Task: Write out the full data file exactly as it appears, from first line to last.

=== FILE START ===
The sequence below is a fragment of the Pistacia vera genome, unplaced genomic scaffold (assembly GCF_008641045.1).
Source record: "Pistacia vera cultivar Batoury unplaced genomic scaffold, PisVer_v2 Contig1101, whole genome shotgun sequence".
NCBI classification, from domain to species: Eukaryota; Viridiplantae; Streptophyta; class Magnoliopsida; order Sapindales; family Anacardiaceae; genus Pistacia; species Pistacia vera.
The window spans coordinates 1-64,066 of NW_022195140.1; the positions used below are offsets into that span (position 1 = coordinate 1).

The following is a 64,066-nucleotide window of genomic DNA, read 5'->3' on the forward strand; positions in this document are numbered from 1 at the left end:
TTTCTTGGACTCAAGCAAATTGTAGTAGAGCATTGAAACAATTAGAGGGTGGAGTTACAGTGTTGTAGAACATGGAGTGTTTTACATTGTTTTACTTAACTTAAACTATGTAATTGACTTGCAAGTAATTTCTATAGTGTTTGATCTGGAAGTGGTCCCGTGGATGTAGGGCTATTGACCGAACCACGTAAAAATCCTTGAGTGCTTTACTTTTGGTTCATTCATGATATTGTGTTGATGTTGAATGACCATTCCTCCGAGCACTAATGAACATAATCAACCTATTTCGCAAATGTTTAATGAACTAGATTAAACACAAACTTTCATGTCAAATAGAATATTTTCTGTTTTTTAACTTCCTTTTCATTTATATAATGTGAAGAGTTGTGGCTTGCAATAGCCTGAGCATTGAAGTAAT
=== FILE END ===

The sequence below is a fragment of the Pistacia vera genome, unplaced genomic scaffold (assembly GCF_008641045.1).
Source record: "Pistacia vera cultivar Batoury unplaced genomic scaffold, PisVer_v2 Contig1101, whole genome shotgun sequence".
NCBI classification, from domain to species: Eukaryota; Viridiplantae; Streptophyta; class Magnoliopsida; order Sapindales; family Anacardiaceae; genus Pistacia; species Pistacia vera.
The window spans coordinates 1-64,066 of NW_022195140.1; the positions used below are offsets into that span (position 1 = coordinate 1).

The following is a 64,066-nucleotide window of genomic DNA, read 5'->3' on the forward strand; positions in this document are numbered from 1 at the left end:
TTTCTTGGACTCAAGCAAATTGTAGTAGAGCATTGAAACAATTAGAGGGTGGAGTTACAGTGTTGTAGAACATGGAGTGTTTTACATTGTTTTACTTAACTTAAACTATGTAATTGACTTGCAAGTAATTTCTATAGTGTTTGATCTGGAAGTGGTCCCGTGGATGTAGGGCTATTGACCGAACCACGTAAAAATCCTTGAGTGCTTTACTTTTGGTTCATTCATGATATTGTGTTGATGTTGAATGACCATTCCTCCGAGCACTAATGAACATAATCAACCTATTTCGCAAATGTTTAATGAACTAGATTAAACACAAACTTTCATGTCAAATAGAATATTTTCTGTTTTTTAACTTCCTTTTCATTTATATAATGTGAAGAGTTGTGGCTTGCAATAGCCTGAGCATTGAAGTAAT